In event management, there are certain things that are non-negotiable. Two of those things, in my opinion and the opinion of many of my peers, are waivers and medical coverage. If an event manager doesn't get waivers signed or allows someone to participate without signing a waiver--do not pass go, do not collect $200, immediate termination. We live in a litigious society. Not mandating that participants sign waivers is probably one of the single stupidest things that an event manager could do. The other immediately terminable offense is not having any or not having enough medical coverage.
I was at an event a couple of weeks ago. It was run by sports administration students in conjunction with the athletic department. On that day, it was 90 degrees for the first time in nearly eight months. As part of their event they had a 5K run and a hot dog eating contest. There was zero medical coverage on site, just a police officer on a bicycle. When one of the students who had worked in event management brought up her concern that there was no medical coverage, all but two of her fellow students acted as if she was being overly cautious. When I asked one of the students about it, he told me that the athletic department had told them they didn't need medical coverage on site. The students decided that because some of the other students were CPR certified, that was enough. That opens up a whole other bag of issues of now putting those students in a position of being first responders, not to mention the fact that medical wasn't their primary responsibility that day. They could have been anywhere performing other duties.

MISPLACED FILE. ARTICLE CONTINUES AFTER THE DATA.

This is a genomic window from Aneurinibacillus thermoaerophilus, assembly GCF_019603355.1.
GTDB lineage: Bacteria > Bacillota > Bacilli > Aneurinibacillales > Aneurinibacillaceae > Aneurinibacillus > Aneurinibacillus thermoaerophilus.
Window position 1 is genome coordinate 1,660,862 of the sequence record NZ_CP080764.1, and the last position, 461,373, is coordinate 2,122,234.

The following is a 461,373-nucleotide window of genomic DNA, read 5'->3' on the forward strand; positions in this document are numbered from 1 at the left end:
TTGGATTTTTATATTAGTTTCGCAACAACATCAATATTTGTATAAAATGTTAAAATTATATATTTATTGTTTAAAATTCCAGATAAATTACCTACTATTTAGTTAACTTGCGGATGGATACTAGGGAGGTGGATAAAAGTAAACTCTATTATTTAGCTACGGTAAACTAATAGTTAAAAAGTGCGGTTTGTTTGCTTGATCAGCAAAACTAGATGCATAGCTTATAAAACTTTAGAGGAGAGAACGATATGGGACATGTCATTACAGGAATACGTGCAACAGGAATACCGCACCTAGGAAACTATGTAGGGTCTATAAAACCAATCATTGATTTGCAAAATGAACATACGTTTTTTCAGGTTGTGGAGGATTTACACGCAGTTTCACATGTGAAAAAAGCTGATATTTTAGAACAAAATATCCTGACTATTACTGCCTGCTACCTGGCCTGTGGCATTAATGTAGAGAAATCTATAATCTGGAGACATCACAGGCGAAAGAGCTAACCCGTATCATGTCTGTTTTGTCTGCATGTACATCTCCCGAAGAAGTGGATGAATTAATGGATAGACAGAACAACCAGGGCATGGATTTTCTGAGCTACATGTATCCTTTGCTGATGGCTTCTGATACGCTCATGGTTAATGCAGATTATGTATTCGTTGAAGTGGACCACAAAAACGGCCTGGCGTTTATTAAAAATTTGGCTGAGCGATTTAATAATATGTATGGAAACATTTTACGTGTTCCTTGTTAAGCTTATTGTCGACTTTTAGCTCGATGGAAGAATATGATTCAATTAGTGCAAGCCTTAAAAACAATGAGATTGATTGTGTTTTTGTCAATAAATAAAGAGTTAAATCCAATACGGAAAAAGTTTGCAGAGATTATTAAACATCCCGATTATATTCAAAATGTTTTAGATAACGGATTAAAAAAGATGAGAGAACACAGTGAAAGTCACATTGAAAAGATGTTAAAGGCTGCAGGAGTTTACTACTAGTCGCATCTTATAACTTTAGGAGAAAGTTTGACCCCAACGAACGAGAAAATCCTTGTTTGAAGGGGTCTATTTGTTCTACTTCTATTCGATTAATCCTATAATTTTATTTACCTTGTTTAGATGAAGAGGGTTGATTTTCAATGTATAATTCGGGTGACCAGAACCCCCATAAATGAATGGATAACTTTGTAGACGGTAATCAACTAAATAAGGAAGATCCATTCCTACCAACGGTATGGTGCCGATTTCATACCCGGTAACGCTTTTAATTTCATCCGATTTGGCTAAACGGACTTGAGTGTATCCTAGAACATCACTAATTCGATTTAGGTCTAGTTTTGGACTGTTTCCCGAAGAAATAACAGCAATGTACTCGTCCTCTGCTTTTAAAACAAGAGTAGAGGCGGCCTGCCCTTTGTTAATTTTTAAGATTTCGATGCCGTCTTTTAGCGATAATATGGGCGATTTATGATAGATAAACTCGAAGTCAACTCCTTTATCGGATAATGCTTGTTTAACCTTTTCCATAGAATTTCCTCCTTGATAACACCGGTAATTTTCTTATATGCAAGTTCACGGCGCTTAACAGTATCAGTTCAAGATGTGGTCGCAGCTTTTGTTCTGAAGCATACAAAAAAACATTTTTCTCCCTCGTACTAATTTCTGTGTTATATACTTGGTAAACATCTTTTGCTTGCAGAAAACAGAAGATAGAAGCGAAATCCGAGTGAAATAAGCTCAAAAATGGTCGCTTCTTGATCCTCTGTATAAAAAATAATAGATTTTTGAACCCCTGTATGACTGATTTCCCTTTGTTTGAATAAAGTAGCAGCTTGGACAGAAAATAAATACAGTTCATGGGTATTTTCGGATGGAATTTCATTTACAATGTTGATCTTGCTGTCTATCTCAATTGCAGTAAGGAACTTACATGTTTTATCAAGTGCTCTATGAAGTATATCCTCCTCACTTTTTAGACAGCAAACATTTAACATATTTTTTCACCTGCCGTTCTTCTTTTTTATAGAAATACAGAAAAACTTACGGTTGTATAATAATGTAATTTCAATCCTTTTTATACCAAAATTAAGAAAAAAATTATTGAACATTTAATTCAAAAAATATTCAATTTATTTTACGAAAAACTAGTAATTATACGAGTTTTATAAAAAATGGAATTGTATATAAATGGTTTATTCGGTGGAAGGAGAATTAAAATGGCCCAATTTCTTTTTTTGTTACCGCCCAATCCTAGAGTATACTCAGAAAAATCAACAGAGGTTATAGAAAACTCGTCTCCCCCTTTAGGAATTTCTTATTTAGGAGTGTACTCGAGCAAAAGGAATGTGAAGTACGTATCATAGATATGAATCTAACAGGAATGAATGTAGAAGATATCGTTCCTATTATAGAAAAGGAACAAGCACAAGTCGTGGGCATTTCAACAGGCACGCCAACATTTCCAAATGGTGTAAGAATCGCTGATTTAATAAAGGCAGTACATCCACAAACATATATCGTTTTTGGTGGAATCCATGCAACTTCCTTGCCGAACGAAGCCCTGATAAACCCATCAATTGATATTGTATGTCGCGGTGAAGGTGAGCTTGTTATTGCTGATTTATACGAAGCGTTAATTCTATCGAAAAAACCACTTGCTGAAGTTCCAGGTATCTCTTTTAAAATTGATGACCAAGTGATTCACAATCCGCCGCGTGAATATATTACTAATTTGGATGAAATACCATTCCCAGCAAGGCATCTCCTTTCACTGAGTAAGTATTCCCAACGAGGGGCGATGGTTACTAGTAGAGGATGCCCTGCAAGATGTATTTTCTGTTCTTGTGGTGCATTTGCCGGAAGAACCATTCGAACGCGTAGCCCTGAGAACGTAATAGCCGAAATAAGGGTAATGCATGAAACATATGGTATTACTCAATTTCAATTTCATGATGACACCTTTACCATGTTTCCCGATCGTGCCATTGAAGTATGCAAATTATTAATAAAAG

That same weekend, the weather was similar in New York City. New York Road Runners always has medical coverage on site. Even with that, they opted to cancel the More Marathon and to turn the More Half Marathon into a fun run (un-timed, un-scored). Even with runners coming in from various cities across the country, they realized that for safety purposes, it was not a good idea to have the race in those conditions, regardless of the backlash. Safety came first.
In a situation like this, the students should have gone to their program coordinator to let him know. (First and foremost, though, they should have realized that this was an issue, which they didn't.) Their program's name was on this event and they were responsible to make sure it was managed appropriately. The most important thing in managing any event is to make sure that the participants and spectators are safe. Fortunately, nothing happened, but that's a hell of a risk to take when dealing with people's health and safety.